Lorentz Solar Pumps Keep the Water Flowing in Rural Villages
Cheaper and increasingly more powerful lorentz solar-powered water pumps are lifting more groundwater in locations where diesel use to reign. They are also helping agencies affliated to WASH to lifting villagers out of poverty. WASH agencies are now considering Lorentz Solar pumps as the solution for solar water pumping.
World Vision Projects
World Vision is committed to partnering with the people of Kenya to improve their lives today and to help enact sustainable solutions for the future of their children, families, and communities. World Vision’s has partnered with Center for Alternative Technolgoies.
Nyumbani Children Home
Nyumbani Village is a model bio-friendly and self-sustaining community serving orphans and elders who have been left behind by the “lost generation” resulting from the HIV/AIDS pandemic.In addition the village operates a sustainability program with solar energy, farming, and other resources.
Medical Assistance in Africa
Medical Assistance in Africa (non-profit organisation) www.mdh-africa.org cares for needy people in rural areas of Kenya. Our projects include community health workers caring for people living with HIV/AIDS and other chronic conditions, a primary health care clinic in Kokotoni, a partner hospital in Malindi, mobile clinics in very remote areas, a regular week of mercy where needy people receive surgery free of charge and educational grants. Our community health workers focus on assisting people in their last stage of life, making the need for spiritual support apparent.
John Dau Foundation Projects
The John Dau Foundation is fulfilling the dream of the former Lost Boy and genocide survivor John Dau to provide healthcare in the war-torn region of South Sudan by building and sustaining medical clinics and training community health workers.
Al Furqan - Maili Tisa Village Water pumping
The Community bore hole, which serves the local populace, and the centre has been re conditioned at the tune of over Kshs. 120,000.00. Thus providing clean water to the local populace.
The Milgis Trust's organisational structure ensures that conservation and development priorities are determined at the community level. The Trust Manager; Moses Lesoloyia, is responsible for ensuring that the Trust's activities are efficiently implemented and, in conjunction with the Management Committee, coordinates the development of the Trust'a role as an umbrella organisation for the ten administrative Locations in which it is currently working. Each Location has elected a Conservation Committee which is responsible for identifying and implementing their community's conservation and development priorities. The Security teams are employed by their respective Conservation Committees.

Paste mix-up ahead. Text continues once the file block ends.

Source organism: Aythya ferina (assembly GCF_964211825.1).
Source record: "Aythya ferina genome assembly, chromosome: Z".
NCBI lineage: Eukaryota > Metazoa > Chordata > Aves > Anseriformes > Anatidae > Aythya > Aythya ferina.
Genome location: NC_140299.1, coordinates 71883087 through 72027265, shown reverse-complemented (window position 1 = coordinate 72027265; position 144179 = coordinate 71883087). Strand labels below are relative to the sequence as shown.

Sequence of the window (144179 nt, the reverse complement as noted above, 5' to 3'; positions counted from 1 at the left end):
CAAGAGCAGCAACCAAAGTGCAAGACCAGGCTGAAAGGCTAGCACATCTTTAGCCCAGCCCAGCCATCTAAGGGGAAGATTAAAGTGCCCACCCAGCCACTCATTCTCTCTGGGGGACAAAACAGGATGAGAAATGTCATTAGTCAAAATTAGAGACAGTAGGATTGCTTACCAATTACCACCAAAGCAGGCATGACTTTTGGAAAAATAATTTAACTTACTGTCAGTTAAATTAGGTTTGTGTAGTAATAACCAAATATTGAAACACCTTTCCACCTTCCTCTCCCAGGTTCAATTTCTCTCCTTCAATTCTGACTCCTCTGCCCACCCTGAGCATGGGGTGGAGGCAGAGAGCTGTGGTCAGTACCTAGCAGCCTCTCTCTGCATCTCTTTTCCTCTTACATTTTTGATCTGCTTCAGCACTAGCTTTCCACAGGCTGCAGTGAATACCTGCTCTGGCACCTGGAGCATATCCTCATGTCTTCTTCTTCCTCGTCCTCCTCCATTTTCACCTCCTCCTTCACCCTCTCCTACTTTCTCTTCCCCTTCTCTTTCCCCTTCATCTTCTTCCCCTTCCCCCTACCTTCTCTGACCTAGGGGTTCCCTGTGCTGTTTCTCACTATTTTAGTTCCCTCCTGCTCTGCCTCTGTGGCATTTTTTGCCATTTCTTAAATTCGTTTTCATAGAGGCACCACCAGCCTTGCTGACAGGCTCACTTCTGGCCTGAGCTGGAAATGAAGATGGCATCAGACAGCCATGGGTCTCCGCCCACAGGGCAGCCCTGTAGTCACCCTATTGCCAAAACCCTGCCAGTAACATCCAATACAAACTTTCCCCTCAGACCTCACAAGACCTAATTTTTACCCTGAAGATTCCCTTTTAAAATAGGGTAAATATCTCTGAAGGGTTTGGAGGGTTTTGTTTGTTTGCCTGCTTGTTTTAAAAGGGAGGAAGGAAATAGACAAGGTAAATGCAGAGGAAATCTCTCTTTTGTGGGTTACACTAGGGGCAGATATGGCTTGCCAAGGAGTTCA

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- Available Spare Parts
- Solar panels have no moving parts, and most have a warranty of at least 20 years
- Most solar pumps operate without the use of storage batteries
WindPumps vs. Solar Pumping
Wind pumps are the pioneering technology of water pumping. in the 1990s there were an estimated 30,000 wind pumps installed in Namibia. The technology has a well developed service infrastructure.
Wind pumps have a similar life span as solar pumps and are able to deliver water from depths of about
120m. Daily flows from depth greater than 50m are typically considerably less then 10m³ per day.
Although only basic technical skills are required, wind pumps are work-intensive to maintain. Typically a maintenance takes three days. One day alone is needed to pull the pump up and take it apart in order to know which type of cylinder is used. The variety is very large, so spare parts can- not be ordered in advance. A second day is needed to get the spares, a third to reassemble the pump. Maintenance of the rotor, e.g. exchange of blades, and of the gearbox is a dangerous job, as you have to climb and work on a 15m high tower.
Against that, a solar pump is easy and fast to main- tain. it can be pulled up in 30 minutes. A spare pump end or motor is replaced in 15 minutes. 20 minutes later you have lowered the pump back into the well and get it started again.
Solar pumps are less expensive than windmills, are easier to install, and provide a more consistent sup- ply of water. This is especially true in areas where wind may be seasonal and inconsistent.